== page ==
Adding your file to the desktop menu is another problem altogether, as you cant’t use the plus to add the XML file. This requires either a workaround or a second XML file in a separate directory outside of your home directory.

To create such a background, start by collecting a wad of suitable backgrounds to rotate around. (I expect lots of funny moments with NSFW backgrounds and presentations as this concept catches on) and put them together. You don’t actually have to do this, but it helps to have them in one place. I used “~/Pictures/Fallout” as I was creating a Fallout background theme and I like pictures to go into the Pictures map. Next you need to create the XML. This file is formatted as follows:

<background>
<starttime>
<year>2009</year>
<month>09</month>
<day>06</day>
<hour>00</hour>
<minute>00</minute>
<second>00</second>
</starttime>

<static>
<duration>1797.0</duration>
<file>/home/gert/Pictures/Fallout New Vegas/1347371663_intonewvegas_543942.jpeg</file>
</static>
<transition>
<duration>3.0</duration>
<from>/home/gert/Pictures/Fallout New Vegas/1347371663_intonewvegas_543942.jpeg</from>
<to>/home/gert/Pictures/Fallout New Vegas/Fallout-New-Vegas_2010_03-06-10_14.jpg</to>
</transition>

..
</background>

 

The XML consists of a starttime tag and as many static and transition tags as you have backgrounds.
The starttime tag defines when the timer for changing  the background starts running. Any past date will do and unless you want do create a background that follows your day cycle or clock, the time doesn’t really matter either.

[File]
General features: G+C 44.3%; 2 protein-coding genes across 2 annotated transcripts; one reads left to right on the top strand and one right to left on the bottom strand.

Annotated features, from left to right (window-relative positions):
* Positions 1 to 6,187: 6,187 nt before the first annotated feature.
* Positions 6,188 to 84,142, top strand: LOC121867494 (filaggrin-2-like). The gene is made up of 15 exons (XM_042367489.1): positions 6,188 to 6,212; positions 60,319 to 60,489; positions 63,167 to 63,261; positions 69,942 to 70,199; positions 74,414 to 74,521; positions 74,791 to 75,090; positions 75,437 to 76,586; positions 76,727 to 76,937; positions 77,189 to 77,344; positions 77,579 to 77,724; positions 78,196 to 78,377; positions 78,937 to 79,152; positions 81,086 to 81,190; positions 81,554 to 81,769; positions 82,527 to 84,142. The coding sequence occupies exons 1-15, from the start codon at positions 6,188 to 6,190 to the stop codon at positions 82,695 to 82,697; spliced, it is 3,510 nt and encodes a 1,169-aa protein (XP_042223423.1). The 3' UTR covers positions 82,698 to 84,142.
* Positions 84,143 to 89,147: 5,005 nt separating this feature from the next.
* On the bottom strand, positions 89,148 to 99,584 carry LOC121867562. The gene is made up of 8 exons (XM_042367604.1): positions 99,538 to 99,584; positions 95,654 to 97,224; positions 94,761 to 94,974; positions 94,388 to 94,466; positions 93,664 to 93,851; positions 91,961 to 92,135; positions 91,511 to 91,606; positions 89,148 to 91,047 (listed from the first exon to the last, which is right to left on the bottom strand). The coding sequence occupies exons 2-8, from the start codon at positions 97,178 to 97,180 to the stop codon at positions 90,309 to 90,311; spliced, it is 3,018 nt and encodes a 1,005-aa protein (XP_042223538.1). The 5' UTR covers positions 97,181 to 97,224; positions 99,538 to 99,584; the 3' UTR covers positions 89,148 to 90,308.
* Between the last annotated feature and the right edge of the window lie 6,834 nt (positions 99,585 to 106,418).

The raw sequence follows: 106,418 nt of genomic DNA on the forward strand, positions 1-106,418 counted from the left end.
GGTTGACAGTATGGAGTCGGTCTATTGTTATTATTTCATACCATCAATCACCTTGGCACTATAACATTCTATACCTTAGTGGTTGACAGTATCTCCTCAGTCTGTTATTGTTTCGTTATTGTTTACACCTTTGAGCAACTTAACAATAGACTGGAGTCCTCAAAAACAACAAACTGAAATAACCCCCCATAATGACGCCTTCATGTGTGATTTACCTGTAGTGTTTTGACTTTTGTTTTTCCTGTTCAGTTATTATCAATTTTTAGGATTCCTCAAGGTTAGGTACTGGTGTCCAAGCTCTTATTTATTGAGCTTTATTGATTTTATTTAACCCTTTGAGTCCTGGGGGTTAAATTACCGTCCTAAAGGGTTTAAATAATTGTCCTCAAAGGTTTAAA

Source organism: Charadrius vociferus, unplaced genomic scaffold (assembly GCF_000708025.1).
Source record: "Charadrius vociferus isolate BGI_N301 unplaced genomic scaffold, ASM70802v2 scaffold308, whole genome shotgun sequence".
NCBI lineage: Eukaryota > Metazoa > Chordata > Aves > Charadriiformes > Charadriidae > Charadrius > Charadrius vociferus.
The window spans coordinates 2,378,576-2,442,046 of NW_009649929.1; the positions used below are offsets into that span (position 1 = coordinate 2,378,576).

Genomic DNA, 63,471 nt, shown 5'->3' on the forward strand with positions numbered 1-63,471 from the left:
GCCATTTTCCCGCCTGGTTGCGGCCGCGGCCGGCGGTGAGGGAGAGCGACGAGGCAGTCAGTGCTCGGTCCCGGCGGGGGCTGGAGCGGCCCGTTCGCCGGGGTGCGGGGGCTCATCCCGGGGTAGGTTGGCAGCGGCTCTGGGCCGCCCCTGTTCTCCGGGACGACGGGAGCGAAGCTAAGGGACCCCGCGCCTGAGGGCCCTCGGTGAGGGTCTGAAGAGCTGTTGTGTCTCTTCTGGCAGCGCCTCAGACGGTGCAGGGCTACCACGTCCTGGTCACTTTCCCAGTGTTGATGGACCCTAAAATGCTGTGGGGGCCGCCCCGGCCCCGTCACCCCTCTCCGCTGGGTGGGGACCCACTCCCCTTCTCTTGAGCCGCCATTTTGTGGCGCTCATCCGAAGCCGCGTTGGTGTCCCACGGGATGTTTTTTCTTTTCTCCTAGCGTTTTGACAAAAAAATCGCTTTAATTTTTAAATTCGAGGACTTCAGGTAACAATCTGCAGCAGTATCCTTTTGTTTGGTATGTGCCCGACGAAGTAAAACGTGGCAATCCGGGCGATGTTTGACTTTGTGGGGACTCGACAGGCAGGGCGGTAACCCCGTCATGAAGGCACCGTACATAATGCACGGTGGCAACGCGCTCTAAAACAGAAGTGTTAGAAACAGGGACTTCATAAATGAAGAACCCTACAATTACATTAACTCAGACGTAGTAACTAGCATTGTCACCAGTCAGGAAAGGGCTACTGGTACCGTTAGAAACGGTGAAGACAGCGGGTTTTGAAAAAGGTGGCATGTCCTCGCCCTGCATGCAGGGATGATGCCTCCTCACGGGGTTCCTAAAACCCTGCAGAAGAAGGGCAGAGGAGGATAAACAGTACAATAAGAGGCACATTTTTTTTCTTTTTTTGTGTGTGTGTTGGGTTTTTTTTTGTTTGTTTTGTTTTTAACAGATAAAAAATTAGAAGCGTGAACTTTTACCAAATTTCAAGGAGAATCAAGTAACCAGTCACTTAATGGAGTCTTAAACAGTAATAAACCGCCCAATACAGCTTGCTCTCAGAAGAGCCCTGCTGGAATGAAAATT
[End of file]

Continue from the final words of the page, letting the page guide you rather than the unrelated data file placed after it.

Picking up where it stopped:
The static section defines what files to show and for how many seconds, the transition section defines a transition between the backgrounds and how much time such a transition should take. Your last transition should be back to your first image.

Writing a file yourself is easy but tedious and there are graphical interfaces available that do this for you. Sadly, these do no appear to be included in the default Ubuntu repository. They all appear to be obsolete to some degree. I used Crebs and it works wonderfully though the dependencies fail to define the requirement for the python-glade2 package in Ubuntu, resulting in a crash until you install that package. The internet also provides the XML Background Creator for Gnome3 and a selection of interesting articles and even pre-made downloadable packages, though these don’t exactly install nicely.

Tools

Example

More information at

 

Actually using your freshly created background is not that simple though. The GUI does not appear to provide any mechanism to add the XML file to the menu or to otherwise activate it. There are 2 options but none of them is particularly user friendly.

You can tell gnome to use a certain background using gsettings on the commandline, but this will only activate the background and not add it to your selection menu.

gsettings set org.gnome.desktop.background picture-uri ‘file:///home/gert/Pictures/Fallout New Vegas/Fallout_New_Vegas.xml’

 

The second option is adding the background to the gnome menu. You do this by creating a new XML file, telling gnome where to find your spiffy new background.